Study shows inequalities in the experiences of A-level students

Research from the University of Birmingham and University of Nottingham has indicated some discrepancies in students’ experiences of taking A Levels this year.

With A Level results due to be announced on 13 August, the survey has highlighted how the COVID-19 pandemic has brought up concerns about the fairness of exams this year and various discrepancies in how their schools has managed their final, and arguably most important, year in school.

The survey reported how just 21% of students who took the survey suggested they were happy exams were cancelled, while more than twice this number (46%) would have preferred to sit their exams and 33% of students were undecided.

Dr Martin Myers, Assistant Professor in Education at the University of Nottingham said: "At the heart of our research are the voices of A-Level pupils faced with extraordinary challenges at one of the most stressful moments in their education. None of these pupils imagined or prepared for the closure of schools, cancellation of exams and lockdown in the wake of Covid-19.  The most striking finding to emerge in our research was of pupils desperate to demonstrate their best work and be rewarded fairly for their efforts. Unfortunately many pupils felt their A-Level results would not be a fair reflection of their ability."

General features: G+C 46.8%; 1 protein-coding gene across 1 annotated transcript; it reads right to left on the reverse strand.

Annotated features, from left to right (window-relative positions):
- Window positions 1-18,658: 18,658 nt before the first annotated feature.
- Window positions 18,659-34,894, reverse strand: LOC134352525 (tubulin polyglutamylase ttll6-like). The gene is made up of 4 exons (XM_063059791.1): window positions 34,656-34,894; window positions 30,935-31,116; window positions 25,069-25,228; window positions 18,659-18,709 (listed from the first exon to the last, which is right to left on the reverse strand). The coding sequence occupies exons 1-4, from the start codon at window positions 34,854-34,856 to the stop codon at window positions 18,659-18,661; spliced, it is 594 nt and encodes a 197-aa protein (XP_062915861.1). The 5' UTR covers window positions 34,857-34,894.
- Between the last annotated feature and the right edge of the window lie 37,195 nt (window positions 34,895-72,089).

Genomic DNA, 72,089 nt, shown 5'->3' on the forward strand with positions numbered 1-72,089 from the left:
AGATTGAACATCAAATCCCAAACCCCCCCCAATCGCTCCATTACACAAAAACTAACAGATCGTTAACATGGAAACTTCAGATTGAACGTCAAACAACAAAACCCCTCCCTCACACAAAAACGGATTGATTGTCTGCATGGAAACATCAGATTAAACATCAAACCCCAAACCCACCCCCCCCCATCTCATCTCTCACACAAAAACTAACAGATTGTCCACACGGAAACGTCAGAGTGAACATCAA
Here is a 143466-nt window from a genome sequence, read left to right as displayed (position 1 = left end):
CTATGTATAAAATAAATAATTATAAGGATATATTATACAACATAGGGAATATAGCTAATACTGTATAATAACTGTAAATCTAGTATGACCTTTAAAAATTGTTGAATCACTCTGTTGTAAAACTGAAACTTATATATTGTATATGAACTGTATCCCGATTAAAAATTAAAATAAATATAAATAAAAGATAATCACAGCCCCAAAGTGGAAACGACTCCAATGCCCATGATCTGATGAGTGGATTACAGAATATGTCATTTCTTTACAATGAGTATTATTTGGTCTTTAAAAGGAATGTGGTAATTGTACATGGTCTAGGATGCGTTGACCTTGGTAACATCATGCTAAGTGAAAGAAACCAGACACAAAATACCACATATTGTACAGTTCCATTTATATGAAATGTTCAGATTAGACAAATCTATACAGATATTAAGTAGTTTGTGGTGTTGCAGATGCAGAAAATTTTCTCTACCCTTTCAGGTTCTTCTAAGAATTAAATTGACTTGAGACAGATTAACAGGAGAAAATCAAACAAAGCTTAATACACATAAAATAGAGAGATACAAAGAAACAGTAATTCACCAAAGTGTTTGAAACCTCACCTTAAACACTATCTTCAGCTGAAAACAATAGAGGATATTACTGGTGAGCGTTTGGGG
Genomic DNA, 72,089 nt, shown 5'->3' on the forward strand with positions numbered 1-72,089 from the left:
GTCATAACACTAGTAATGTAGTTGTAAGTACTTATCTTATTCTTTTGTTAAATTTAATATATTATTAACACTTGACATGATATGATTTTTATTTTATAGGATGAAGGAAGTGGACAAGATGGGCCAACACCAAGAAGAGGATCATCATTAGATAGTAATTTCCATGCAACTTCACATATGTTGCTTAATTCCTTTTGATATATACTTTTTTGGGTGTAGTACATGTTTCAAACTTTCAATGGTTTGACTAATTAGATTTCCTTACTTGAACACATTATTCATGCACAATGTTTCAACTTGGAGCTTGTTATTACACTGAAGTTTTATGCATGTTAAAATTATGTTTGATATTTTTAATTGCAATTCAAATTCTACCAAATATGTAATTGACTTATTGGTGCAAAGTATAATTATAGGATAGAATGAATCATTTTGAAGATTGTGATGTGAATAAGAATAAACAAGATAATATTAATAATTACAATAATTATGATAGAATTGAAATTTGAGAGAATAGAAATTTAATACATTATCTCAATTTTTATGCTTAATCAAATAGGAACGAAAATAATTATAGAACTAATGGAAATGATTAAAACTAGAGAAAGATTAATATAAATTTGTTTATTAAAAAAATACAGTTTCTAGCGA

Other key findings from the survey data show how satisfied pupils were with how their school managed the crisis which suggests a stark range of pre-existing inequalities have been mirrored since lockdown began and are likely to affect final A Level grades.

82% of White pupils were satisfied with how their school managed the crisis compared to 67% of Black pupils and only 42% of Asian pupils feeling similarly satisfied.

71% of girls were satisfied compared to 63% of boys

Whilst 81% of pupils from fee-paying independent schools were satisfied with how their school managed the crisis only 67% of pupils in state comprehensive schools were satisfied.

In addition to satisfaction levels, the survey also found out from students where they felt they could have been better supported by schools including Mental Health issues, such as regular support for isolation during lockdown. These concerns were not necessarily to do with academic work.

The issue of resources was also brought up, as well as the need for direct information from teachers on how their grades would be awarded.


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